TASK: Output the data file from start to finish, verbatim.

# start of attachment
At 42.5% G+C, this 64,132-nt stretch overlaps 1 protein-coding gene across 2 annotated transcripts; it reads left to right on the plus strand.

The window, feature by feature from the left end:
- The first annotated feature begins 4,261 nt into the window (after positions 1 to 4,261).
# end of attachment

At 42.5% G+C, this 64,132-nt stretch overlaps 1 protein-coding gene across 2 annotated transcripts; it reads left to right on the plus strand.

The window, feature by feature from the left end:
- The first annotated feature begins 4,261 nt into the window (after positions 1 to 4,261).